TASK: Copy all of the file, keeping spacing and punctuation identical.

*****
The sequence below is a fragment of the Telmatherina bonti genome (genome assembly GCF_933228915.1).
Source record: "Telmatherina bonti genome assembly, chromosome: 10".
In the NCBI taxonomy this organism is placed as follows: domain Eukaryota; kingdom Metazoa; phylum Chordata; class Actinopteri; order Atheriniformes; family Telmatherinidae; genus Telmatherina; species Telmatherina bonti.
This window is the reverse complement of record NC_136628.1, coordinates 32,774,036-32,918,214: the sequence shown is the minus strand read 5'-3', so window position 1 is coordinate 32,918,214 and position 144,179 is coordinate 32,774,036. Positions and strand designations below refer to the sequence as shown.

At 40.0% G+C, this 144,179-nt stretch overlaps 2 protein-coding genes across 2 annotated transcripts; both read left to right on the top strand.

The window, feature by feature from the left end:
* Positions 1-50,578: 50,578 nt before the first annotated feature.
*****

The sequence below is a fragment of the Telmatherina bonti genome (genome assembly GCF_933228915.1).
Source record: "Telmatherina bonti genome assembly, chromosome: 10".
In the NCBI taxonomy this organism is placed as follows: domain Eukaryota; kingdom Metazoa; phylum Chordata; class Actinopteri; order Atheriniformes; family Telmatherinidae; genus Telmatherina; species Telmatherina bonti.
This window is the reverse complement of record NC_136628.1, coordinates 32,774,036-32,918,214: the sequence shown is the minus strand read 5'-3', so window position 1 is coordinate 32,918,214 and position 144,179 is coordinate 32,774,036. Positions and strand designations below refer to the sequence as shown.

At 40.0% G+C, this 144,179-nt stretch overlaps 2 protein-coding genes across 2 annotated transcripts; both read left to right on the top strand.

The window, feature by feature from the left end:
* Positions 1-50,578: 50,578 nt before the first annotated feature.